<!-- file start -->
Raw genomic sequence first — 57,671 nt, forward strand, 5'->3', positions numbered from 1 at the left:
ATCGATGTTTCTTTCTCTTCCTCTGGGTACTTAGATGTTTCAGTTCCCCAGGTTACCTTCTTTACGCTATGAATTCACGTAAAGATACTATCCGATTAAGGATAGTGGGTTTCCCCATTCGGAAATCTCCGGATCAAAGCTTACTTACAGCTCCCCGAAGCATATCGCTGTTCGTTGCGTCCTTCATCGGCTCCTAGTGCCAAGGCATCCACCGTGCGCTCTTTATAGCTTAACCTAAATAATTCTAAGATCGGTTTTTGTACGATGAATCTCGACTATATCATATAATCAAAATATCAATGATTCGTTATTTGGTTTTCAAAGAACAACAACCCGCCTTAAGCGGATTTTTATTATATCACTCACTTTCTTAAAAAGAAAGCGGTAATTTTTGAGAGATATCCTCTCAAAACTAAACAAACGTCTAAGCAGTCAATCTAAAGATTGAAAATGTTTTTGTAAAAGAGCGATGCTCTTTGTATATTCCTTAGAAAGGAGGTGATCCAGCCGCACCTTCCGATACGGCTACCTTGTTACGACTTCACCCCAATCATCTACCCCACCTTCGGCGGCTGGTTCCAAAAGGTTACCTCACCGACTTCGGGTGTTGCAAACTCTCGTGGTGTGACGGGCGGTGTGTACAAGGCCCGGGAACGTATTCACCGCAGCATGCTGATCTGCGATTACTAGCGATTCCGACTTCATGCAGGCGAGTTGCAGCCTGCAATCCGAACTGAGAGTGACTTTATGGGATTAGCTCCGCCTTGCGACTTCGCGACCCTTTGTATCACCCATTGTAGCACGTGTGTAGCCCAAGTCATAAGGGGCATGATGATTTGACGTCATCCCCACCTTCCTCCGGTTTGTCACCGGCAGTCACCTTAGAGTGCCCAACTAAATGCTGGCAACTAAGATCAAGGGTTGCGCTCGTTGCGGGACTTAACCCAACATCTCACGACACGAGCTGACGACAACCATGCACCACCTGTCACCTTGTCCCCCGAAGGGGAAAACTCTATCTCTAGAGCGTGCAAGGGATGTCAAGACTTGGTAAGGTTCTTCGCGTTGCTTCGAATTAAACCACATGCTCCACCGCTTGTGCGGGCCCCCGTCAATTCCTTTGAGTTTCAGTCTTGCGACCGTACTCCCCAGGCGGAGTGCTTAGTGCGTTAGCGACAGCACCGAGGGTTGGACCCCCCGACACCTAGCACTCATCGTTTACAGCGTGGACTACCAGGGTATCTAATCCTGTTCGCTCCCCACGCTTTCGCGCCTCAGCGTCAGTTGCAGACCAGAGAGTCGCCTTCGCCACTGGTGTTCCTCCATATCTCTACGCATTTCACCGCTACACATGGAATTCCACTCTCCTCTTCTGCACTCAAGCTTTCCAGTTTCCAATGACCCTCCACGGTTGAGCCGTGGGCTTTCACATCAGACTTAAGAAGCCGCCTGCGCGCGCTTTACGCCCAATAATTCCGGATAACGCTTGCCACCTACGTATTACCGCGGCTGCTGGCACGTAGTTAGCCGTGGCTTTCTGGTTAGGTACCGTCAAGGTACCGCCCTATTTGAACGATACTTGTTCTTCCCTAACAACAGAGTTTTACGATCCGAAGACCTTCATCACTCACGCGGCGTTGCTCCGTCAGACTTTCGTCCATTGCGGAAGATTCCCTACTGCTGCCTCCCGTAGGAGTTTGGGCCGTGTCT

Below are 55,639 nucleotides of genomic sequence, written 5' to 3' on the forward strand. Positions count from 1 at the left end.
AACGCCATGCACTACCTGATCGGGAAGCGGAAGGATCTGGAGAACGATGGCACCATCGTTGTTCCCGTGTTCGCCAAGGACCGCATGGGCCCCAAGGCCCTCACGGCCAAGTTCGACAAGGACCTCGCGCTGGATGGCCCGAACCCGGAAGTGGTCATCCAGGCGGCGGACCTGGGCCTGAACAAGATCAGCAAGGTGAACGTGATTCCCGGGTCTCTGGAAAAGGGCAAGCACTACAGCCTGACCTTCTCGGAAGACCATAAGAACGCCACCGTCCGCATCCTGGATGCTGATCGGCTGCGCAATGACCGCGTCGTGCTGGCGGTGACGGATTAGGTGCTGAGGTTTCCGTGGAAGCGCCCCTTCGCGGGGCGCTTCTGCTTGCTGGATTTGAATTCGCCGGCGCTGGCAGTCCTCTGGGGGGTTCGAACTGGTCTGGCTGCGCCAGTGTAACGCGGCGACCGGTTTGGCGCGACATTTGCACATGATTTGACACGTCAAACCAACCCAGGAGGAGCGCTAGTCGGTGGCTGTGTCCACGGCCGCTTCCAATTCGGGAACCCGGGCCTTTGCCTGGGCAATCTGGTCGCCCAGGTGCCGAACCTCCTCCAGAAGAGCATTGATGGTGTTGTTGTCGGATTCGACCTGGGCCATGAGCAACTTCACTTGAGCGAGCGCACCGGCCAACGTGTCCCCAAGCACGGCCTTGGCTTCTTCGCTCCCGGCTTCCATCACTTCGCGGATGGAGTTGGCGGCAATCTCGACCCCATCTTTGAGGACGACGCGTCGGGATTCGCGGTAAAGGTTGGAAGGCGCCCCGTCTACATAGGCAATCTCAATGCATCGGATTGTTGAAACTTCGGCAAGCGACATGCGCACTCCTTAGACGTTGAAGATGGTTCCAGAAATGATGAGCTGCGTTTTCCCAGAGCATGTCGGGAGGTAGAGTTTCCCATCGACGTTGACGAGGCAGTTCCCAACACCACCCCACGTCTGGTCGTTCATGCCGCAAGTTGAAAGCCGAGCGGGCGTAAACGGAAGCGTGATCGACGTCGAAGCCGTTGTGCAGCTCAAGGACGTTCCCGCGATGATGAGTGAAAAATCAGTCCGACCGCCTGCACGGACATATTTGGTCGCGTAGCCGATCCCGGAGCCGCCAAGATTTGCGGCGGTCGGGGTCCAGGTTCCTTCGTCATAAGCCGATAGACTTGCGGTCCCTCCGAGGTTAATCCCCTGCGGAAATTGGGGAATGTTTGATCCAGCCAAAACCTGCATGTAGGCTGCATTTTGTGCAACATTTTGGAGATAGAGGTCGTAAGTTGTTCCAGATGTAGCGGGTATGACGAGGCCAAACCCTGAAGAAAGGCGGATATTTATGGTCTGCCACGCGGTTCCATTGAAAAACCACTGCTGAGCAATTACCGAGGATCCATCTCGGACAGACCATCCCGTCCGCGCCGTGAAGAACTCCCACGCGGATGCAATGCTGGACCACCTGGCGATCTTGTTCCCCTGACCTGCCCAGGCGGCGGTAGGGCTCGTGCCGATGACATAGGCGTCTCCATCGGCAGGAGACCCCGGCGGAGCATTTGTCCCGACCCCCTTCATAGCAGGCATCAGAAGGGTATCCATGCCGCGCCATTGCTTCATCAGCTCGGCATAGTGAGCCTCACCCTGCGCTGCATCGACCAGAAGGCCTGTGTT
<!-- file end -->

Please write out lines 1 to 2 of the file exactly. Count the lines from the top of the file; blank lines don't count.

Raw genomic sequence first — 57,671 nt, forward strand, 5'->3', positions numbered from 1 at the left:
ATCGATGTTTCTTTCTCTTCCTCTGGGTACTTAGATGTTTCAGTTCCCCAGGTTACCTTCTTTACGCTATGAATTCACGTAAAGATACTATCCGATTAAGGATAGTGGGTTTCCCCATTCGGAAATCTCCGGATCAAAGCTTACTTACAGCTCCCCGAAGCATATCGCTGTTCGTTGCGTCCTTCATCGGCTCCTAGTGCCAAGGCATCCACCGTGCGCTCTTTATAGCTTAACCTAAATAATTCTAAGATCGGTTTTTGTACGATGAATCTCGACTATATCATATAATCAAAATATCAATGATTCGTTATTTGGTTTTCAAAGAACAACAACCCGCCTTAAGCGGATTTTTATTATATCACTCACTTTCTTAAAAAGAAAGCGGTAATTTTTGAGAGATATCCTCTCAAAACTAAACAAACGTCTAAGCAGTCAATCTAAAGATTGAAAATGTTTTTGTAAAAGAGCGATGCTCTTTGTATATTCCTTAGAAAGGAGGTGATCCAGCCGCACCTTCCGATACGGCTACCTTGTTACGACTTCACCCCAATCATCTACCCCACCTTCGGCGGCTGGTTCCAAAAGGTTACCTCACCGACTTCGGGTGTTGCAAACTCTCGTGGTGTGACGGGCGGTGTGTACAAGGCCCGGGAACGTATTCACCGCAGCATGCTGATCTGCGATTACTAGCGATTCCGACTTCATGCAGGCGAGTTGCAGCCTGCAATCCGAACTGAGAGTGACTTTATGGGATTAGCTCCGCCTTGCGACTTCGCGACCCTTTGTATCACCCATTGTAGCACGTGTGTAGCCCAAGTCATAAGGGGCATGATGATTTGACGTCATCCCCACCTTCCTCCGGTTTGTCACCGGCAGTCACCTTAGAGTGCCCAACTAAATGCTGGCAACTAAGATCAAGGGTTGCGCTCGTTGCGGGACTTAACCCAACATCTCACGACACGAGCTGACGACAACCATGCACCACCTGTCACCTTGTCCCCCGAAGGGGAAAACTCTATCTCTAGAGCGTGCAAGGGATGTCAAGACTTGGTAAGGTTCTTCGCGTTGCTTCGAATTAAACCACATGCTCCACCGCTTGTGCGGGCCCCCGTCAATTCCTTTGAGTTTCAGTCTTGCGACCGTACTCCCCAGGCGGAGTGCTTAGTGCGTTAGCGACAGCACCGAGGGTTGGACCCCCCGACACCTAGCACTCATCGTTTACAGCGTGGACTACCAGGGTATCTAATCCTGTTCGCTCCCCACGCTTTCGCGCCTCAGCGTCAGTTGCAGACCAGAGAGTCGCCTTCGCCACTGGTGTTCCTCCATATCTCTACGCATTTCACCGCTACACATGGAATTCCACTCTCCTCTTCTGCACTCAAGCTTTCCAGTTTCCAATGACCCTCCACGGTTGAGCCGTGGGCTTTCACATCAGACTTAAGAAGCCGCCTGCGCGCGCTTTACGCCCAATAATTCCGGATAACGCTTGCCACCTACGTATTACCGCGGCTGCTGGCACGTAGTTAGCCGTGGCTTTCTGGTTAGGTACCGTCAAGGTACCGCCCTATTTGAACGATACTTGTTCTTCCCTAACAACAGAGTTTTACGATCCGAAGACCTTCATCACTCACGCGGCGTTGCTCCGTCAGACTTTCGTCCATTGCGGAAGATTCCCTACTGCTGCCTCCCGTAGGAGTTTGGGCCGTGTCT